We really fancied a weekend away, but wanted to avoid crowds or getting on a plane. We looked at the Trenitalia route map, picked Foggia in northern Puglia (2 hours 50 min from Rome on the Frecciargento), and booked a hotel in Monte Sant’Angelo, above Manfredonia. The Gargano coast and the Tremiti Islands are meant to be gorgeous, but we just wanted a relaxing weekend away. Maybe next time.
Local transport is pretty good. There’s buses with SITA, and Ferrovie del Gargano has local trains (most starting from San Severo) and buses. We exited the station at Foggia, and just across the piazza under the arcade is where the buses leave. San Giovanni Rotondo is nearby, for Padre Pio devotees, so there were plenty of pilgrims. Different bars sell tickets for the different bus lines. Best to check in advance, as there can be hours between buses. We got the bus to Manfredonia, as there were better connections to Monte Sant’Angelo from there than from Foggia. Getting off at the deserted Manfredonia train station seemed like a mistake, until we spotted the local tourist office there with the very friendly Peppino. He gave us maps, and better bus information, and sent us to Coppolarossa for lunch. About 5-10 min walk, Via dei Celestini, 13, Manfredonia. Lovely seafood pasta. We set off to find the bus stop, trundling our suitcases as the post-lunch silence descended on Manfredonia. We were soon slightly lost, despite Peppino’s map, but people were so nice and sent us the right way. We almost missed the Monte Sant’Angelo bus, as it was pulling out as we rounded the corner, but the bus fortunately stopped for us.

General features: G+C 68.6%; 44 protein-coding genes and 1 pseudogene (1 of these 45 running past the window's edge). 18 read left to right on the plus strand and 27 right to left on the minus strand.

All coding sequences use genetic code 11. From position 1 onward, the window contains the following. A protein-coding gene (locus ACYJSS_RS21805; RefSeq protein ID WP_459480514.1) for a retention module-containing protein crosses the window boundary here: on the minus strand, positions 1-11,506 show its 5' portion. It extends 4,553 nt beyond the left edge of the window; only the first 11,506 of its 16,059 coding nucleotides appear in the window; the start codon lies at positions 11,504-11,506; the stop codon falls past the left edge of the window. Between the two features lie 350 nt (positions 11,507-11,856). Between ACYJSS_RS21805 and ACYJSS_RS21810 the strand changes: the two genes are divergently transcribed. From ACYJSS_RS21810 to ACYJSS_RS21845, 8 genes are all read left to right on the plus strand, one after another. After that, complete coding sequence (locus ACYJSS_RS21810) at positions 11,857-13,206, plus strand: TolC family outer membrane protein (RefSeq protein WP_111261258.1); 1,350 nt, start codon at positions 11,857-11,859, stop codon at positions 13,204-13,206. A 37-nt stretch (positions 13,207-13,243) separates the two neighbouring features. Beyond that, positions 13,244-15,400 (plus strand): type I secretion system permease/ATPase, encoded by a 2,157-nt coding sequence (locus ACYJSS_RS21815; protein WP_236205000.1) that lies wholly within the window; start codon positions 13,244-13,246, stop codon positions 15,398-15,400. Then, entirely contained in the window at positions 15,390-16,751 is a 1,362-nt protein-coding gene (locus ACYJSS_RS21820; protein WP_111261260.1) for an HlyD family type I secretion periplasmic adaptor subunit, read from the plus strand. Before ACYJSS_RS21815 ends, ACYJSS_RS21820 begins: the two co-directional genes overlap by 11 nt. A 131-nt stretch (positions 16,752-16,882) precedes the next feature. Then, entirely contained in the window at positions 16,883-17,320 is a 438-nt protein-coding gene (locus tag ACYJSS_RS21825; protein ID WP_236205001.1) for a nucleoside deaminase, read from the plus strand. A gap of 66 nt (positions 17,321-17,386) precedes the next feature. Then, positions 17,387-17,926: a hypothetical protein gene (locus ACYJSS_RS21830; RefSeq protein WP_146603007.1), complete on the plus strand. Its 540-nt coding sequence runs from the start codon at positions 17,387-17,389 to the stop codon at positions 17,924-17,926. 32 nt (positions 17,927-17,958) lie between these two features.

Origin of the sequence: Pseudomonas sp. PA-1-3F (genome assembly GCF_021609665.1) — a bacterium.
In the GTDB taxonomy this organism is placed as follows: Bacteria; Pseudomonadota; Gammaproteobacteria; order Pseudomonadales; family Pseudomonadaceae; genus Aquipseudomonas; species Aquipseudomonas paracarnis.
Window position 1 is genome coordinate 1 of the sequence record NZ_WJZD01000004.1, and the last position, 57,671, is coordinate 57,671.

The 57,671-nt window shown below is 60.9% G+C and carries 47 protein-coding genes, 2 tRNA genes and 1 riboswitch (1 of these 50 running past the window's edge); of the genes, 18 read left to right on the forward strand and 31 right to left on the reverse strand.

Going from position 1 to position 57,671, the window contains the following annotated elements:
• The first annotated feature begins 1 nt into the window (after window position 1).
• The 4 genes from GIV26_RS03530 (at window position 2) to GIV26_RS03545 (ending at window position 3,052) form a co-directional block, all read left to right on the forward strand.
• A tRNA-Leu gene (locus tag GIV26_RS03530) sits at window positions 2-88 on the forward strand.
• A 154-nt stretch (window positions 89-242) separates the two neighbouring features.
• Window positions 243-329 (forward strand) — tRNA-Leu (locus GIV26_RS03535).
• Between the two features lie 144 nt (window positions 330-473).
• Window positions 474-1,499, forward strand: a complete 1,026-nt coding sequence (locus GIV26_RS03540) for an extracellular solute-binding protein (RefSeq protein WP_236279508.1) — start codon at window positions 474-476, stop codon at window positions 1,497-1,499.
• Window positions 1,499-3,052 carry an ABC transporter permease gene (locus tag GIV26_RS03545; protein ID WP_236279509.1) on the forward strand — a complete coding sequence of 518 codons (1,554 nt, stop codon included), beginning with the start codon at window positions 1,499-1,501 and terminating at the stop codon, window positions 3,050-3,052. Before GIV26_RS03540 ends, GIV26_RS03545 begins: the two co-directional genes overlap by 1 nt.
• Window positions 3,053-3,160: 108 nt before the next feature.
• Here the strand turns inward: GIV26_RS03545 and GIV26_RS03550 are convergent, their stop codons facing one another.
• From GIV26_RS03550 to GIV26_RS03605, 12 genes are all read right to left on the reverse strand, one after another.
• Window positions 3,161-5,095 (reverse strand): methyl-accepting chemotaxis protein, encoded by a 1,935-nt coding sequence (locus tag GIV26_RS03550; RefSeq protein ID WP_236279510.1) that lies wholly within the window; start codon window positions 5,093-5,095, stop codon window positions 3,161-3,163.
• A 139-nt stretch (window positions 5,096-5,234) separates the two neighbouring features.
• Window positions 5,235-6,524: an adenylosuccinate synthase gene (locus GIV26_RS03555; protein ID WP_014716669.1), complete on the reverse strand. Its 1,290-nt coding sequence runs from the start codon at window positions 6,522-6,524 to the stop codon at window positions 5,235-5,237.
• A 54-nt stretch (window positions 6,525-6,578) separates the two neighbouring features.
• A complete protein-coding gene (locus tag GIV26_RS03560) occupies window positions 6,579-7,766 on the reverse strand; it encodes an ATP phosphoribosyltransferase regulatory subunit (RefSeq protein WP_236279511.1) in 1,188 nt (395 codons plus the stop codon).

Monte Sant’Angelo is about 16 kilometres fom Manfredonia, up the mountain. It’s been a place of worship and pilgrimage since the early middle ages. According to legend, “…around the year 490 the Archangel Michael appeared several times to the Bishop of Sipontum near a cave, asking that the cave be dedicated to Christian worship and promising protection of the nearby town of Sipontum from pagan invaders. Those same years saw the development of a vast pilgrimage of believers, who walked the Via Francigena road between Monte Sant’Angelo and its French equivalent Mont Saint-Michel, on the English Channel. Even during the Crusades directed towards the Holy Lands, Monte Sant’Angelo was an indefeasible stopping point, so Crusaders could come to request divine support and blessings.” Today the town gets three million visitors a year.
Even for non-Catholics, it’s interesting historically. We had thought it would be a nice place to escape the heat for a few days, and it was very pleasant. Even cold, as the temperature dropped to 12C. We still had time by the pool. Too cold to go in though! So we ambled around town and enjoyed ourselves. More to follow.